In July of 2014, Amazon introduced a feature called Kindle Unlimited; in each day’s post, I have a line underneath each book title to let you know if a book is part of the Kindle Unlimited program or not.
However, I’ve received quite a few emails over the past month from people asking me to explain Kindle Unlimited – so, what is it?
Basically, Kindle Unlimited is a program where for just $9.99 per month, you can read as much as you want from over 1.8 million Kindle books as well as listen to thousands of Audible audiobooks – as many or as few titles as you want for the $9.99 per month fee; for those books on the blog that say “Yes” in red as being part of the program, if you are a Kindle Unlimited member you can read that book for free. As I type up this post, there are approximately 3.98 million books available in the Kindle store, so that’s a little more than 40% of all Kindle titles are in the program
I wouldn’t categorize these offerings as a bunch of books you’ve never heard of, as there are a lot of bestsellers on the list. Some independent authors love it as it has allowed more people to check out their work (and buy their other titles), some independent authors absolutely hate it as it cuts into their royalty (i.e., salary), and there are other independent authors who refuse to enroll their books in the program. I could argue the merits and cons of each position, but I digress as that’s not the purpose of this post.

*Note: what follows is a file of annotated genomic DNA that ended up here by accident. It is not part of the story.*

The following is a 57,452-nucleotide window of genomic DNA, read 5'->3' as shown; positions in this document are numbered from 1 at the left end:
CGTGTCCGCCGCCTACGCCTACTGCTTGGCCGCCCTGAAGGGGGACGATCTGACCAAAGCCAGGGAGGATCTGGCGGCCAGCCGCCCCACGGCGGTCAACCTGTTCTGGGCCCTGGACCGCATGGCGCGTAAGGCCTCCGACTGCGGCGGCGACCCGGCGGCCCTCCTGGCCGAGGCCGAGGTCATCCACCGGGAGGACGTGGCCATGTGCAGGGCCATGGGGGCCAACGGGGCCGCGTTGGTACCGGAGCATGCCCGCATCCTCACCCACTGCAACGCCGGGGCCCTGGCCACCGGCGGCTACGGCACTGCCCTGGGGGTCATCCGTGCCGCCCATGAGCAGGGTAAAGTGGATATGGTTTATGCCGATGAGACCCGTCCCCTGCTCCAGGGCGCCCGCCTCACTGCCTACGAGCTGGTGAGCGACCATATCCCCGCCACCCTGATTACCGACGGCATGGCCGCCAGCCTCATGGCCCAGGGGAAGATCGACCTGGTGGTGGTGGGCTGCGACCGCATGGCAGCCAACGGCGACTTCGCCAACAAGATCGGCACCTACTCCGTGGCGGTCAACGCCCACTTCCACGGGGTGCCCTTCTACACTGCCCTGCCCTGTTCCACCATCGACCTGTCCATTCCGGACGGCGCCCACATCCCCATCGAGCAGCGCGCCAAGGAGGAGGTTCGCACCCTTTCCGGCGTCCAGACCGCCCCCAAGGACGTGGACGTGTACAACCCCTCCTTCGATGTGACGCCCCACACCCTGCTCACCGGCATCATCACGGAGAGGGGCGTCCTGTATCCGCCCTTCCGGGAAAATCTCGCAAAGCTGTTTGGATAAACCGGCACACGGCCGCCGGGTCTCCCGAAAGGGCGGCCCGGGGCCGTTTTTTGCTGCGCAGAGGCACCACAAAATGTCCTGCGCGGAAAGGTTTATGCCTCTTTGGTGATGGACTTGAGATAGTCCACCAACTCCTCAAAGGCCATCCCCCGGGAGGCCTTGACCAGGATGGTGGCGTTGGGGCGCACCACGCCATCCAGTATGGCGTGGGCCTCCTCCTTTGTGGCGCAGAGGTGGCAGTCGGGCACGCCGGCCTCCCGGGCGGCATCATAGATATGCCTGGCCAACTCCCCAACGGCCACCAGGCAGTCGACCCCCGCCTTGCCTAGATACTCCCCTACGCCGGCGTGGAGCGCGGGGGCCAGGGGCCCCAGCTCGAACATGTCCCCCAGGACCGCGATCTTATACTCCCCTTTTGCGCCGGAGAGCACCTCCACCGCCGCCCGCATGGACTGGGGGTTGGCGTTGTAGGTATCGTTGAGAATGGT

You can participate with your Kindle, Fire, or Kindle reading app – yes, that includes your iPhone, Android phone, etc., and Amazon will let you try it for free for 30 days. If you don’t like it or not using all of the benefits of the program, just cancel it before the 30 days or up and you won’t be charged.
I’m a member of Kindle Unlimited and I certainly get more than $9.99 per month of books to read: since my family reads a lot, also, we’re really saving a lot of money each month. You can check it out yourself if you click here or type in http://smarturl.it/kindleunlimited into your web browser.
Have fun trying out the free 30-day trial period!